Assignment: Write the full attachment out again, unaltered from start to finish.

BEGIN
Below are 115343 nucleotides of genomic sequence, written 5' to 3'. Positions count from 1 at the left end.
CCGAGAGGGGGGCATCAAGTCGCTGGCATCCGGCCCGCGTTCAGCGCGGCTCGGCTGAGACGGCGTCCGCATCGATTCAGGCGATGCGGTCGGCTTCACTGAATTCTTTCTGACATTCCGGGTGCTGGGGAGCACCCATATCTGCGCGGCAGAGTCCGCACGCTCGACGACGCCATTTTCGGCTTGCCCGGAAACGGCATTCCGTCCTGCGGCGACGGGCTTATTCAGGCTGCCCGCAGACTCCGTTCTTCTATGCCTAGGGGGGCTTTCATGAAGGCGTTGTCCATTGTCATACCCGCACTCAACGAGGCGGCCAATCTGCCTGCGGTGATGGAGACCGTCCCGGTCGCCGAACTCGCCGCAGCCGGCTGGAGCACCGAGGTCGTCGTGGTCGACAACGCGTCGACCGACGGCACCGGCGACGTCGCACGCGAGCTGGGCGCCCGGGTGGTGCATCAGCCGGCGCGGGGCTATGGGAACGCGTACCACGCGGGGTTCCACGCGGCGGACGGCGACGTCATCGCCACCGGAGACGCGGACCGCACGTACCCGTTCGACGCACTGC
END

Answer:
Below are 115343 nucleotides of genomic sequence, written 5' to 3'. Positions count from 1 at the left end.
CCGAGAGGGGGGCATCAAGTCGCTGGCATCCGGCCCGCGTTCAGCGCGGCTCGGCTGAGACGGCGTCCGCATCGATTCAGGCGATGCGGTCGGCTTCACTGAATTCTTTCTGACATTCCGGGTGCTGGGGAGCACCCATATCTGCGCGGCAGAGTCCGCACGCTCGACGACGCCATTTTCGGCTTGCCCGGAAACGGCATTCCGTCCTGCGGCGACGGGCTTATTCAGGCTGCCCGCAGACTCCGTTCTTCTATGCCTAGGGGGGCTTTCATGAAGGCGTTGTCCATTGTCATACCCGCACTCAACGAGGCGGCCAATCTGCCTGCGGTGATGGAGACCGTCCCGGTCGCCGAACTCGCCGCAGCCGGCTGGAGCACCGAGGTCGTCGTGGTCGACAACGCGTCGACCGACGGCACCGGCGACGTCGCACGCGAGCTGGGCGCCCGGGTGGTGCATCAGCCGGCGCGGGGCTATGGGAACGCGTACCACGCGGGGTTCCACGCGGCGGACGGCGACGTCATCGCCACCGGAGACGCGGACCGCACGTACCCGTTCGACGCACTGC